Standard Essential Patents (SEPs) are an integral part of the modern technological landscape. As an example, Ericsson, the patent holder in this case, alleged that the patents at issue were essential to a common Wi-Fi standard, 802.11(n); thus all 802.11(n) compliant devices infringe the patents. Due to their nature (they cover technologies whose widespread use can be as at least as much due to the adoption of the standard as the incremental value of the invention), SEPs pose particular issues when dealing with the question of remedies.
Two well-recognized problems are hold-up and royalty stacking. “Patent hold-up exists when the holder of a SEP demands excessive royalties after companies are locked into using a standard. Royalty stacking can arise when a standard implicates numerous patents, perhaps hundreds, if not thousands. If companies are forced to pay royalties to all SEP holders, the royalties will “stack” on top of each other and may become excessive in the aggregate.” Slip Op. at 7-8. Organizations that develop standards, such as IEEE, typically address these potential problems by seeking pledges from their members “that they will grant licenses to an unrestricted number of applicants on “reasonable, and nondiscriminatory’ (‘RAND’) terms.” Id. at 8. Ericsson promised to offer such licenses for its 802.11(b) SEPs.
Background: In 2010, Ericsson filed an infringement suit against D-Link, accusing it of infringing a set of its 802.11(b) SEPs. Ericsson prevailed at the district court, with a jury finding infringement of three patents, rejecting a validity challenge to one, and awarding Ericsson $10 million in damages (a royalty rate of $0.15 per product). Based on the jury award, the judge found $0.15 per product to be an appropriate running royalty. On appeal, the Federal Circuit affirmed enough of the district court findings as to liability for the issue to be one of damages. (Judge Taranto dissented as to one of the infringement conclusions but agreed with the rest of the majority opinion).
Damages and SEPs: The below paragraph from the court’s opinion summarizes its key holdings on damages:
In sum, we hold that, in all cases, a district court must instruct the jury only on factors that are relevant to the specific case at issue. There is no Georgia-Pacific-like list of factors that district courts can parrot for every case involving RAND-encumbered patents. The court should instruct the jury on the actual RAND commitment at issue and must be cautious not to instruct the jury on any factors that are not relevant to the record developed at trial. We further hold that district courts must make clear to the jury that any royalty award must be based on the incremental value of the invention, not the value of the standard as a whole or any increased value the patented feature gains from its inclusion in the standard. We also conclude that, if an accused infringer wants an instruction on patent hold-up and royalty stacking, it must provide evidence on the record of patent hold-up and royalty stacking in relation to both the RAND commitment at issue and the specific technology referenced therein.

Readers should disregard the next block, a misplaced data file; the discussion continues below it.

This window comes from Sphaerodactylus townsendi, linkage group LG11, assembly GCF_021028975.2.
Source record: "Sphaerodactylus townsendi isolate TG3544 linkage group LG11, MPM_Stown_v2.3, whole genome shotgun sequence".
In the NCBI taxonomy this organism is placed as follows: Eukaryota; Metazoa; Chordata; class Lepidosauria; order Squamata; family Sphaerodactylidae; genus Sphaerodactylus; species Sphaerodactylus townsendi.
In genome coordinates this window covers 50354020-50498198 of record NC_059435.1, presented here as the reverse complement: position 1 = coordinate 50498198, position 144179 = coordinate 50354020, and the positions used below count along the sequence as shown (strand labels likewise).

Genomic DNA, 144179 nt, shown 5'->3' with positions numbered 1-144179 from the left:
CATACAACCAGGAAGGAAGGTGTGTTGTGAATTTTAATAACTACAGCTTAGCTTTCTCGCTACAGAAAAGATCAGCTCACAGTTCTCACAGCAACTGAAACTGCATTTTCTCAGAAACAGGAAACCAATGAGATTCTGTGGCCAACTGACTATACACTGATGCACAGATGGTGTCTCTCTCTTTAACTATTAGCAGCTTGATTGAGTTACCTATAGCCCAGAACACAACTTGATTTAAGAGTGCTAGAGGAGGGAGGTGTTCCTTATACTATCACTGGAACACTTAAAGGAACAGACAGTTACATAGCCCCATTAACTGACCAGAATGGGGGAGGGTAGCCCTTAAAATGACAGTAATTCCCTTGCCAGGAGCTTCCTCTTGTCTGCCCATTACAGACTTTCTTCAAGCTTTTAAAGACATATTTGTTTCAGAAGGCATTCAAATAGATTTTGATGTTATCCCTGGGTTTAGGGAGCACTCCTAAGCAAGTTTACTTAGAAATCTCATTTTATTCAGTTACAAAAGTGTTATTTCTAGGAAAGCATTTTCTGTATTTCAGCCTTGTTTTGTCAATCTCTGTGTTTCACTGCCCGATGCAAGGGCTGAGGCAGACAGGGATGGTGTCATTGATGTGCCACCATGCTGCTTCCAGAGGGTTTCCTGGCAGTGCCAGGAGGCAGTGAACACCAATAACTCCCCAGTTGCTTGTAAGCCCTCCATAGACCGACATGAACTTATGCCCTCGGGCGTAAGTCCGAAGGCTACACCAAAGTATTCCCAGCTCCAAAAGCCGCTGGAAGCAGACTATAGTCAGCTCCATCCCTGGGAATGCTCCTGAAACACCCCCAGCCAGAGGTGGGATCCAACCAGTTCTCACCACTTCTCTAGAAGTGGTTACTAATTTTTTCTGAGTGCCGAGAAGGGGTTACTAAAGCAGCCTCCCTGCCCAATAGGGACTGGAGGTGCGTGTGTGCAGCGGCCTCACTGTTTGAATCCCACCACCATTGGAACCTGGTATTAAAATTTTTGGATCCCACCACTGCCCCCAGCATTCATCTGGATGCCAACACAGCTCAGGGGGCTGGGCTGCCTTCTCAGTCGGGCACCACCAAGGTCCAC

Slip Op. at 56. The first sentence is probably the most widely applicable, and arguably applies beyond the RAND context. It is legal error to simply recite the Georgia-Pacific factors in a set of jury instructions. Courts must be cognizant of which factors actually apply in a given situation. “Although we recognize the desire for bright line rules and the need for district courts to start somewhere, courts must consider the facts of record when instructing the jury and should avoid rote reference to any particular damages formula.” Slip Op. at 50.
Of course, legal error in a jury instruction does not mandate reversal; that error must still be prejudicial. Here, the errors were significant and in combination sufficiently prejudicial. For example, some Georgia-Pacific factors are directly contrary to the RAND commitment, such as factor 4, “'[t]he licensor’s established policy and marketing program to maintain his patent monopoly by not licensing others to use the invention or by granting licenses under special conditions designed to preserve that monopoly.’ Georgia-Pacific, 318 F. Supp. at 1120. Because of Ericsson’s RAND commitment, however, it cannot have that kind of policy for maintaining a patent monopoly.” Slip Op. at 48.
Another important piece of the court’s holding is its clarification of what the patent remedy must relate to in the context of SEPs: the “incremental value of the invention not the value of the standard as a whole or any increased value the patented feature gains from its inclusion in the standard.” In other words, just as modern devices incorporate many different technological components, so too do standards include multiple technologies. “Just as we apportion damages for a patent that covers a small part of a device, we must also apportion damages for SEPs that cover only a small part of a standard.” Id. at 52.
Finally, on patent hold-up and royalty stacking, an accused infringer can obtain such an instruction but there must be record evidence: “The district court need not instruct the jury on hold-up or stacking unless the accused infringer presents
actual evidence of hold-up or stacking. Certainly something more than a general argument that these phenomena are possibilities is necessary.” Id. at 54.
Ericsson, Inc. v. D-Link Systems, Inc. (Fed. Cir. 2014) Download Ericsson v D-Link
Panel: O’Malley (author), Taranto (dissenting-in-part), Hughes
Read full article HERE | Ericsson v D-Link: Standards, Patents, and Damages by Jason Rantanen